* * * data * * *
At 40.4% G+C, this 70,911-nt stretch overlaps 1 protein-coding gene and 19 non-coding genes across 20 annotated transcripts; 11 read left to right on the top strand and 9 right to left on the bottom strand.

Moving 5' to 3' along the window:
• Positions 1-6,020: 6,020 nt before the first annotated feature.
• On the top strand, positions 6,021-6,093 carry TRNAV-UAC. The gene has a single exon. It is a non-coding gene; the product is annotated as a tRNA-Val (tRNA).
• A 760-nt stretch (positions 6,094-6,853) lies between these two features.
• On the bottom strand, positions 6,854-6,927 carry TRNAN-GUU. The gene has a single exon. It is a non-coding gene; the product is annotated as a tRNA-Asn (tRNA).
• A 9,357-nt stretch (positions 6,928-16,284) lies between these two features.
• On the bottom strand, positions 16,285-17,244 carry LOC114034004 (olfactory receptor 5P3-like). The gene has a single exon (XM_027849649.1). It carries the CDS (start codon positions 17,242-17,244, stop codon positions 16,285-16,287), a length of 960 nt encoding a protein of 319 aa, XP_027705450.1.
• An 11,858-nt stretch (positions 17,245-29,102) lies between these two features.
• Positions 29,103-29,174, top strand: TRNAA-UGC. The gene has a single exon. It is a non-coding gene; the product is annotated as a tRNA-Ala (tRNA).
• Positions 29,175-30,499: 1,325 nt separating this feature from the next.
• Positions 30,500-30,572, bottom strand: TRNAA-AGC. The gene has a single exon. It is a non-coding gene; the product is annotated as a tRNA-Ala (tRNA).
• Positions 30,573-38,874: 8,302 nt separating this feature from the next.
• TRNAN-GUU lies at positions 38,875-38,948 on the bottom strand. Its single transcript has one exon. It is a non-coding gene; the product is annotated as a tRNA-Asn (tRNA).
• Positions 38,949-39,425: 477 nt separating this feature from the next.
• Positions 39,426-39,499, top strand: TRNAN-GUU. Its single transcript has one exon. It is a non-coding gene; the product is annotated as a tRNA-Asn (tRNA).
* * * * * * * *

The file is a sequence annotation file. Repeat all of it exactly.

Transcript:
At 40.4% G+C, this 70,911-nt stretch overlaps 1 protein-coding gene and 19 non-coding genes across 20 annotated transcripts; 11 read left to right on the top strand and 9 right to left on the bottom strand.

Moving 5' to 3' along the window:
• Positions 1-6,020: 6,020 nt before the first annotated feature.
• On the top strand, positions 6,021-6,093 carry TRNAV-UAC. The gene has a single exon. It is a non-coding gene; the product is annotated as a tRNA-Val (tRNA).
• A 760-nt stretch (positions 6,094-6,853) lies between these two features.
• On the bottom strand, positions 6,854-6,927 carry TRNAN-GUU. The gene has a single exon. It is a non-coding gene; the product is annotated as a tRNA-Asn (tRNA).
• A 9,357-nt stretch (positions 6,928-16,284) lies between these two features.
• On the bottom strand, positions 16,285-17,244 carry LOC114034004 (olfactory receptor 5P3-like). The gene has a single exon (XM_027849649.1). It carries the CDS (start codon positions 17,242-17,244, stop codon positions 16,285-16,287), a length of 960 nt encoding a protein of 319 aa, XP_027705450.1.
• An 11,858-nt stretch (positions 17,245-29,102) lies between these two features.
• Positions 29,103-29,174, top strand: TRNAA-UGC. The gene has a single exon. It is a non-coding gene; the product is annotated as a tRNA-Ala (tRNA).
• Positions 29,175-30,499: 1,325 nt separating this feature from the next.
• Positions 30,500-30,572, bottom strand: TRNAA-AGC. The gene has a single exon. It is a non-coding gene; the product is annotated as a tRNA-Ala (tRNA).
• Positions 30,573-38,874: 8,302 nt separating this feature from the next.
• TRNAN-GUU lies at positions 38,875-38,948 on the bottom strand. Its single transcript has one exon. It is a non-coding gene; the product is annotated as a tRNA-Asn (tRNA).
• Positions 38,949-39,425: 477 nt separating this feature from the next.
• Positions 39,426-39,499, top strand: TRNAN-GUU. Its single transcript has one exon. It is a non-coding gene; the product is annotated as a tRNA-Asn (tRNA).